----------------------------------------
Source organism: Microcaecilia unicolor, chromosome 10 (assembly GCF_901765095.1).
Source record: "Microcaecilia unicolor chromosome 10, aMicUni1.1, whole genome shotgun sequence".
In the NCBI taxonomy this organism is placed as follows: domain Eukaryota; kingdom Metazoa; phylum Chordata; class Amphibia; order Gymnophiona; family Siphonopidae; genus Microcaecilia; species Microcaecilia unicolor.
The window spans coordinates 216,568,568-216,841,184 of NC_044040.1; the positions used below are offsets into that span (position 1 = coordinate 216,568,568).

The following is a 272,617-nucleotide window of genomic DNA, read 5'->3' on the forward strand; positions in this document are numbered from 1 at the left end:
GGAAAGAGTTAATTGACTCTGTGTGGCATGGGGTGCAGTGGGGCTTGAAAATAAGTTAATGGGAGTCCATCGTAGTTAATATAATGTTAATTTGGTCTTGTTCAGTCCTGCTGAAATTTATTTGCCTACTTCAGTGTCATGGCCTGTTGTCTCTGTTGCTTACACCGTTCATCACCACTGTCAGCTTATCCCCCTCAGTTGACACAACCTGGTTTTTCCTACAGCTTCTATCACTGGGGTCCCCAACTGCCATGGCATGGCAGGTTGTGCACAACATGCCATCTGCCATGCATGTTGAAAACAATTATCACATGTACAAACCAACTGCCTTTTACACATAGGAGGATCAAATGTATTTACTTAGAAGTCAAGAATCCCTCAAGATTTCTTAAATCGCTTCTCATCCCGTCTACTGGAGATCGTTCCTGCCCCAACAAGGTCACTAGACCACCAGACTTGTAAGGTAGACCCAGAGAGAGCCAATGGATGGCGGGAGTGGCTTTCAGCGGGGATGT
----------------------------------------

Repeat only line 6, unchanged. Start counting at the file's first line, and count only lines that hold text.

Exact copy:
GGAAAGAGTTAATTGACTCTGTGTGGCATGGGGTGCAGTGGGGCTTGAAAATAAGTTAATGGGAGTCCATCGTAGTTAATATAATGTTAATTTGGTCTTGTTCAGTCCTGCTGAAATTTATTTGCCTACTTCAGTGTCATGGCCTGTTGTCTCTGTTGCTTACACCGTTCATCACCACTGTCAGCTTATCCCCCTCAGTTGACACAACCTGGTTTTTCCTACAGCTTCTATCACTGGGGTCCCCAACTGCCATGGCATGGCAGGTTGTGCACAACATGCCATCTGCCATGCATGTTGAAAACAATTATCACATGTACAAACCAACTGCCTTTTACACATAGGAGGATCAAATGTATTTACTTAGAAGTCAAGAATCCCTCAAGATTTCTTAAATCGCTTCTCATCCCGTCTACTGGAGATCGTTCCTGCCCCAACAAGGTCACTAGACCACCAGACTTGTAAGGTAGACCCAGAGAGAGCCAATGGATGGCGGGAGTGGCTTTCAGCGGGGATGT